formerly published in Wild River Review
by Kimberly Nagy
I grew up surrounded by books at home and at the college library where my mom worked. My little brother and I would play hide and seek in between towering rows of books, trying not to laugh too hard or shriek when one of us found the other. Eventually, we’d get bored and tug at my mom’s arm asking crucial reference questions. (“When’s dinner?” “Can we go home, now?”)
I’ve never forgotten the smell of that library: well-thumbed books, newspapers and magazines, the blur of spines as I ran down the aisles, the whooshing sound of the microfilm. As a child, it would never have occurred to me that I would one day equate that sweeping visual and olfactory sensation with a deep and trusted source of joy.
Which is why I was eager to attend the New York Pubic Library’s Centennial on May 19th, 2011, an event celebrated with a fittingly literary gift to the public—a free collection of photos and essays to be passed on in the spirit of library books.
Through the courtesy of the Metropolitan Transportation Authority (MTA), a Centennial sponsor, 25,000 copies of Know the Past, Find the Future were distributed for free for New Yorkers and visitors to pick them up, read, and pass on to others. Hint to readers: After May 19th, books can be found on city park benches, select bookstores and in all New York Public Library (NYPL) branches. An online version of the book will be available, as well. To sweeten the deal, eight copies of the book will contain “tickets” that entitle the winners to 25 Penguin Classics, valued at about $400.
Know the Past, Find the Future arose through a partnership between one of the world’s preeminent libraries and the leading publisher of classics in the English-speaking world, Penguin Classics. President and publisher of Penguin Books, Kathryn Court explains that the two institutions “share much in their respective aims and values: the spread of literacy … the fostering of a love of books, the importance of open access to the arts, and the broadening of our horizons.”
In the spirit of open access, through crafted essays and beautiful photos, the creators of Know the Past, Find the Future literally took the book to the streets (the book was left on park benches and subway stations) inviting the public directly into the quiet rooms and world-renowned collections of the New York Public library (William Blake, Virginia Woolf, J.D. Salinger, William Wordsworth, Charlotte Bronte, James Joyce, and Nancy Drew.)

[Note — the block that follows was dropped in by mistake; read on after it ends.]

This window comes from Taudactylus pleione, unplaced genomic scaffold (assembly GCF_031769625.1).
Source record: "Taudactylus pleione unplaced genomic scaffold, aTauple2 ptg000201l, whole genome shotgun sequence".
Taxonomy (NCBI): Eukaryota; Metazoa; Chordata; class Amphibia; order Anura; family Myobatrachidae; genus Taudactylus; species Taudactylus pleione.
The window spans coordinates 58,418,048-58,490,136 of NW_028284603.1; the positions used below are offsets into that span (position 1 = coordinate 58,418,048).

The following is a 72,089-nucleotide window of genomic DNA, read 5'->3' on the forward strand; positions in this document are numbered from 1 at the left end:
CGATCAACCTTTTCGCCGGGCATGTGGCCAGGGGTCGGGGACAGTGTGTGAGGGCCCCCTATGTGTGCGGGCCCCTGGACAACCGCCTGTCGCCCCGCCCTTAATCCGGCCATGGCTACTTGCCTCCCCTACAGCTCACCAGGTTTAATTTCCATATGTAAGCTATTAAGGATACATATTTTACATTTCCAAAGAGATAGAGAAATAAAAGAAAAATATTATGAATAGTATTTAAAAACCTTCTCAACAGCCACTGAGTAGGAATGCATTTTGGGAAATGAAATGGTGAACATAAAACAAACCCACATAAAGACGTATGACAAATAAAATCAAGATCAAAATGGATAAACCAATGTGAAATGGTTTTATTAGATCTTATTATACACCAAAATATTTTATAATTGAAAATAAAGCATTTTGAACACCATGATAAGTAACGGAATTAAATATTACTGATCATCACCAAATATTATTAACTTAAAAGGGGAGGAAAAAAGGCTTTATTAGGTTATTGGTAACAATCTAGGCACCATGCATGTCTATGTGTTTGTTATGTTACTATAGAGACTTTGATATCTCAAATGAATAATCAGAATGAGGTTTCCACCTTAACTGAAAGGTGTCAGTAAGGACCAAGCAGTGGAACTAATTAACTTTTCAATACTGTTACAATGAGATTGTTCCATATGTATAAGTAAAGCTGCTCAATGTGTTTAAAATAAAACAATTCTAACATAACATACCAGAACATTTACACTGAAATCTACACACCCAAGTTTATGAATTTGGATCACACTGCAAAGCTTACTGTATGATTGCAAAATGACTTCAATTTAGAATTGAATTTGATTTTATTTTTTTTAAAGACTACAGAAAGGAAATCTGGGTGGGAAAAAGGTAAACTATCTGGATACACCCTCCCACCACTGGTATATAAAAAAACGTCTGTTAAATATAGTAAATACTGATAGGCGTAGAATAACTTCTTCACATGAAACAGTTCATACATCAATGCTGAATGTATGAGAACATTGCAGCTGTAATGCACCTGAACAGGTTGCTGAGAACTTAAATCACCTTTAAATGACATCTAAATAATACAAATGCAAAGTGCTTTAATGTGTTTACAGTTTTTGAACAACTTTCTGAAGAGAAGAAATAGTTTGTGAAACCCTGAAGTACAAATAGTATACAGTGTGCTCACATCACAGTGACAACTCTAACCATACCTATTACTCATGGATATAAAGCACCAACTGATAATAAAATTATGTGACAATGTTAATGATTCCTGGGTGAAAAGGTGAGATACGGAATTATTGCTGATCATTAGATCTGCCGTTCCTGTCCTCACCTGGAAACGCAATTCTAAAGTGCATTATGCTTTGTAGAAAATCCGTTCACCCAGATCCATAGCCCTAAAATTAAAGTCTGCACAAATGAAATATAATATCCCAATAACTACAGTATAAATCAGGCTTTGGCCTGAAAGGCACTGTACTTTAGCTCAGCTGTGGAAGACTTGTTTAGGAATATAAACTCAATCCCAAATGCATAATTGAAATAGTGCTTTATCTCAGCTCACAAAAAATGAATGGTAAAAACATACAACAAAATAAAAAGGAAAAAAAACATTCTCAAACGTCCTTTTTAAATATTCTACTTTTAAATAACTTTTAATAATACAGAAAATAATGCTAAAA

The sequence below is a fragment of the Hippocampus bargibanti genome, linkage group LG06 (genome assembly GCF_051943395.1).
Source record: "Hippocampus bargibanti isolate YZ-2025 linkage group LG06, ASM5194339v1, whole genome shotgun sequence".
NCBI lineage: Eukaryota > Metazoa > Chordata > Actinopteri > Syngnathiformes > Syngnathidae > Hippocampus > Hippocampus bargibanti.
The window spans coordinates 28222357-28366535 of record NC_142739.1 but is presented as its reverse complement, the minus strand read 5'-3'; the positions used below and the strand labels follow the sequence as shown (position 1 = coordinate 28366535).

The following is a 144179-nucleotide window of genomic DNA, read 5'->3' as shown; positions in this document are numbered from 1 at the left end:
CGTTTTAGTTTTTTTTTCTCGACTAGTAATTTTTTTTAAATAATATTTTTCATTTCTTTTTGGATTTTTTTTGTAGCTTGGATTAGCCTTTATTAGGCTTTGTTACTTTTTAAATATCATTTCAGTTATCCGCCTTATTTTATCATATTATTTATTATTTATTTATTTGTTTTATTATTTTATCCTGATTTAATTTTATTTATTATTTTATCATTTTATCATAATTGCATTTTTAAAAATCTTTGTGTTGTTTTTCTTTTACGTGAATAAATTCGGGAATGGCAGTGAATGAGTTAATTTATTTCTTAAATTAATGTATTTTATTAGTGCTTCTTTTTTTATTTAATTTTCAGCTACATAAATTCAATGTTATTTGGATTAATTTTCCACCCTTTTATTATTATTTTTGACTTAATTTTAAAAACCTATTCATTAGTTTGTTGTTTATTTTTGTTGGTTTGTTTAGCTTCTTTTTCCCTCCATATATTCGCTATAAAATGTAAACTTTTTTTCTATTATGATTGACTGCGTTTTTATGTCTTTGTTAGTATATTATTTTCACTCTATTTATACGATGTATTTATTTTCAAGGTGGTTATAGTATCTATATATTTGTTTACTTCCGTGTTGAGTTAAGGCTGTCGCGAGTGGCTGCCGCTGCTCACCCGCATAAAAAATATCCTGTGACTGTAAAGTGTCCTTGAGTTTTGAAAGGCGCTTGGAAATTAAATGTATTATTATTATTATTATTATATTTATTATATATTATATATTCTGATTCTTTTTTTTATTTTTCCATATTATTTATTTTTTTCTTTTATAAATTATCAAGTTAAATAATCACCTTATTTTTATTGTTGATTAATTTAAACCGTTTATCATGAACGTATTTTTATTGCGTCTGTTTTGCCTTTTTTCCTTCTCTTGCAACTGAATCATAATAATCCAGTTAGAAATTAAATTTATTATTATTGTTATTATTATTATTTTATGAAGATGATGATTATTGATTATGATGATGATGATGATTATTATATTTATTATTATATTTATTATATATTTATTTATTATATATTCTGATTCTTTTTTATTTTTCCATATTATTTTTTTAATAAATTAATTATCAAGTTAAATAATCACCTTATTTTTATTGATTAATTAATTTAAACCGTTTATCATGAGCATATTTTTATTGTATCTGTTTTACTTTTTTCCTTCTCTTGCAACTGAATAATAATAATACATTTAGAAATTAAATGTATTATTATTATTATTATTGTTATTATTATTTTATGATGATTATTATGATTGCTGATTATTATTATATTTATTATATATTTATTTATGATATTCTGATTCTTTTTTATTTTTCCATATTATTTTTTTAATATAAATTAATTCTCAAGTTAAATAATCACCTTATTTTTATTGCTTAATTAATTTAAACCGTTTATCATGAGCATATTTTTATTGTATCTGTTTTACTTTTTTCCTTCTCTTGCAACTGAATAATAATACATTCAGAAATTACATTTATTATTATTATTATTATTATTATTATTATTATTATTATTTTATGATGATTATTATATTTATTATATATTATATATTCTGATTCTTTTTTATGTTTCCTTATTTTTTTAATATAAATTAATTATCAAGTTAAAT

“Know the Past, Find the Future celebrates our resplendent collections – free and open to all with curious minds – and embodies the thrill of discovery happening everyday, in every room at the library,” said New York Public Library President Paul LeClerc.
In every room of the library, luminaries reflect on special collections-maps, cuneiform tablets (3rd–2nd millennium B.C.E.), papers, compositions, letters and even, the “real-Winnie-the-pooh.” In his photo, Colbert got teary-eyed as he read original letters from J.D. Salinger. “I suspect this photo would have annoyed J.D. Salinger,” he writes. “Here I am, the stereotypical liberal arts fanboy, going weak over something he typed.”
And the reflections continue page after page. Fran Lebowitz describes her total absorption in Nancy Drew novels as a girl “…the idea of a girl detective, an autonomous figure…and most importantly, a roadster…she could do whatever she wanted, this was incredibly attractive to me.”
On the other hand, Annie Proulx bemoans the loss of tree and plant species while looking through holograph notes of Henry David Thoreau’s’ The Dispersion of Seeds. Yoko Ono thumbs through a book of rare compositions called Notations, edited and published by John Cage, with selections of important musical scores from a variety of mid-twentieth century composers including her own. “Being able to hold the writings and manuscripts belonging to them was such a rare experience. It gave me such a joy.”
Choreographer Bill T. Jones listens to Jesse Fuller’s, “San Francisco Bay Blues.” Actor James Fenton examines T.S. Eliot’s “The Wasteland” typescript; The Harlem Globetrotters check out globes from the Library’s Map Division; writer Colum McCann looks at a first edition of James Joyce’s Ulysses; musician Lou Reed discusses a manuscripts page of Edgar Allan Poe’s “The Rationale of Verse”; Laurie Anderson and Vartan Gregorian each examine the Declaration of Independence on separate pages of the book.
In Grand Central Station’s Vanderbilt Hall, a gathering crowd watched the Harlem Globe Trotters spin magic basketballs and a New Orleans jazz band swooned out a festive air until the introductory remarks and final readings of the book began.